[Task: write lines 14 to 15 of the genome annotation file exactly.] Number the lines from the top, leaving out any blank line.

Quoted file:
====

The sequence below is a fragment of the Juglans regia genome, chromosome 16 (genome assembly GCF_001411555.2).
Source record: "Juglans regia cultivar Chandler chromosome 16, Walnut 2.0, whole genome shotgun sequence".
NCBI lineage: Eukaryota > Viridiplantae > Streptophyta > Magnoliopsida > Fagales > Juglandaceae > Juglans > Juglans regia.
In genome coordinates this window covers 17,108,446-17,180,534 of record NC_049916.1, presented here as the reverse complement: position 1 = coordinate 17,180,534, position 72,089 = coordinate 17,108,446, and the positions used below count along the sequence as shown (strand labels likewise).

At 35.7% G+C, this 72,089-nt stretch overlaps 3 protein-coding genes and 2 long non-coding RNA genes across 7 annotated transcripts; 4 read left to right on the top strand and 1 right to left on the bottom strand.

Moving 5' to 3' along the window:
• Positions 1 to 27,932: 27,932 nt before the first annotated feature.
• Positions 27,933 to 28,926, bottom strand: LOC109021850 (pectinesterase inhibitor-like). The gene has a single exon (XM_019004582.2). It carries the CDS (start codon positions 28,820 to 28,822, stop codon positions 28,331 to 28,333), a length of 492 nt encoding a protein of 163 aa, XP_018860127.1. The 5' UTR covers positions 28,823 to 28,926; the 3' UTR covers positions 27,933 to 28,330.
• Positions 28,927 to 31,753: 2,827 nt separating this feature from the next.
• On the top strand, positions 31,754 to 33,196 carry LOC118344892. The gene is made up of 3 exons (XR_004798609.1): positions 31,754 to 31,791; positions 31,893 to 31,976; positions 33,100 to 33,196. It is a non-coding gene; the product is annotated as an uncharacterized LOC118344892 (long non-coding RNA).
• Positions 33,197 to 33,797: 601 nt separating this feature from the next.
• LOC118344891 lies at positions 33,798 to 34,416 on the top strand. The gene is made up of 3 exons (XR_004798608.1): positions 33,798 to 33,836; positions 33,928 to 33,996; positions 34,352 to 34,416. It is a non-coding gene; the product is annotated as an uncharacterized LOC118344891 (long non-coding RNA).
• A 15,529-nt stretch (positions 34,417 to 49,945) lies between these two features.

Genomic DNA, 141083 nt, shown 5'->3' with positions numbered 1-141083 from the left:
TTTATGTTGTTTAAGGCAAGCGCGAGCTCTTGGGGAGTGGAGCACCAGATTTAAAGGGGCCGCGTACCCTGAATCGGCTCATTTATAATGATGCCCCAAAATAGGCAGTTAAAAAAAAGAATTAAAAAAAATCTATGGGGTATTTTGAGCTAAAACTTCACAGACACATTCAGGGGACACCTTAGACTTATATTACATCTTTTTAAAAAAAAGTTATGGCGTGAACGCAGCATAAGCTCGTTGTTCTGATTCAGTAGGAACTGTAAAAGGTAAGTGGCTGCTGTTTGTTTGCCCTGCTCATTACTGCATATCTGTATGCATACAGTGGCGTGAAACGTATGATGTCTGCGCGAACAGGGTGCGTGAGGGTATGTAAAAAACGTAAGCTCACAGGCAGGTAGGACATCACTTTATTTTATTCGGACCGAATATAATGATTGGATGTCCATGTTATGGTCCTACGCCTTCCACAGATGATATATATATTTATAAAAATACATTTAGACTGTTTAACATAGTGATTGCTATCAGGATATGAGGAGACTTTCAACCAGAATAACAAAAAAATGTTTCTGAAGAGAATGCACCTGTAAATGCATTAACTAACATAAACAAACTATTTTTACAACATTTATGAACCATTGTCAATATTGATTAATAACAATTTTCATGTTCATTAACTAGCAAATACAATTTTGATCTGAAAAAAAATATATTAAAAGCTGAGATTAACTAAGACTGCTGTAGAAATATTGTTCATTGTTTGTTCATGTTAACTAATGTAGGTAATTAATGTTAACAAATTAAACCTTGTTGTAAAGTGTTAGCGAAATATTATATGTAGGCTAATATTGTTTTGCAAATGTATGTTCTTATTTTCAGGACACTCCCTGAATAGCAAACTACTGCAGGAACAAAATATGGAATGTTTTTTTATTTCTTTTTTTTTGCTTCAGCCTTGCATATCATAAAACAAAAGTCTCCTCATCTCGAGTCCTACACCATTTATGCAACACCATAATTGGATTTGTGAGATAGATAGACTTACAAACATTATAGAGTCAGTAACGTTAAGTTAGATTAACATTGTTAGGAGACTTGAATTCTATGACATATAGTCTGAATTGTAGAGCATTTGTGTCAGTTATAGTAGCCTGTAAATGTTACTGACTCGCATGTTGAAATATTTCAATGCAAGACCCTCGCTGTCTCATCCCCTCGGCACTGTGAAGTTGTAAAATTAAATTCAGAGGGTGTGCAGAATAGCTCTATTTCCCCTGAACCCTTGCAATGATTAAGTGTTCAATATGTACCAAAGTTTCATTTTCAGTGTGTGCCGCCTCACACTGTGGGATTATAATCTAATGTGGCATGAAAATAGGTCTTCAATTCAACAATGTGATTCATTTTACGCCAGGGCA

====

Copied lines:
Genomic DNA, 141083 nt, shown 5'->3' with positions numbered 1-141083 from the left:
TTTATGTTGTTTAAGGCAAGCGCGAGCTCTTGGGGAGTGGAGCACCAGATTTAAAGGGGCCGCGTACCCTGAATCGGCTCATTTATAATGATGCCCCAAAATAGGCAGTTAAAAAAAAGAATTAAAAAAAATCTATGGGGTATTTTGAGCTAAAACTTCACAGACACATTCAGGGGACACCTTAGACTTATATTACATCTTTTTAAAAAAAAGTTATGGCGTGAACGCAGCATAAGCTCGTTGTTCTGATTCAGTAGGAACTGTAAAAGGTAAGTGGCTGCTGTTTGTTTGCCCTGCTCATTACTGCATATCTGTATGCATACAGTGGCGTGAAACGTATGATGTCTGCGCGAACAGGGTGCGTGAGGGTATGTAAAAAACGTAAGCTCACAGGCAGGTAGGACATCACTTTATTTTATTCGGACCGAATATAATGATTGGATGTCCATGTTATGGTCCTACGCCTTCCACAGATGATATATATATTTATAAAAATACATTTAGACTGTTTAACATAGTGATTGCTATCAGGATATGAGGAGACTTTCAACCAGAATAACAAAAAAATGTTTCTGAAGAGAATGCACCTGTAAATGCATTAACTAACATAAACAAACTATTTTTACAACATTTATGAACCATTGTCAATATTGATTAATAACAATTTTCATGTTCATTAACTAGCAAATACAATTTTGATCTGAAAAAAAATATATTAAAAGCTGAGATTAACTAAGACTGCTGTAGAAATATTGTTCATTGTTTGTTCATGTTAACTAATGTAGGTAATTAATGTTAACAAATTAAACCTTGTTGTAAAGTGTTAGCGAAATATTATATGTAGGCTAATATTGTTTTGCAAATGTATGTTCTTATTTTCAGGACACTCCCTGAATAGCAAACTACTGCAGGAACAAAATATGGAATGTTTTTTTATTTCTTTTTTTTTGCTTCAGCCTTGCATATCATAAAACAAAAGTCTCCTCATCTCGAGTCCTACACCATTTATGCAACACCATAATTGGATTTGTGAGATAGATAGACTTACAAACATTATAGAGTCAGTAACGTTAAGTTAGATTAACATTGTTAGGAGACTTGAATTCTATGACATATAGTCTGAATTGTAGAGCATTTGTGTCAGTTATAGTAGCCTGTAAATGTTACTGACTCGCATGTTGAAATATTTCAATGCAAGACCCTCGCTGTCTCATCCCCTCGGCACTGTGAAGTTGTAAAATTAAATTCAGAGGGTGTGCAGAATAGCTCTATTTCCCCTGAACCCTTGCAATGATTAAGTGTTCAATATGTACCAAAGTTTCATTTTCAGTGTGTGCCGCCTCACACTGTGGGATTATAATCTAATGTGGCATGAAAATAGGTCTTCAATTCAACAATGTGATTCATTTTACGCCAGGGCA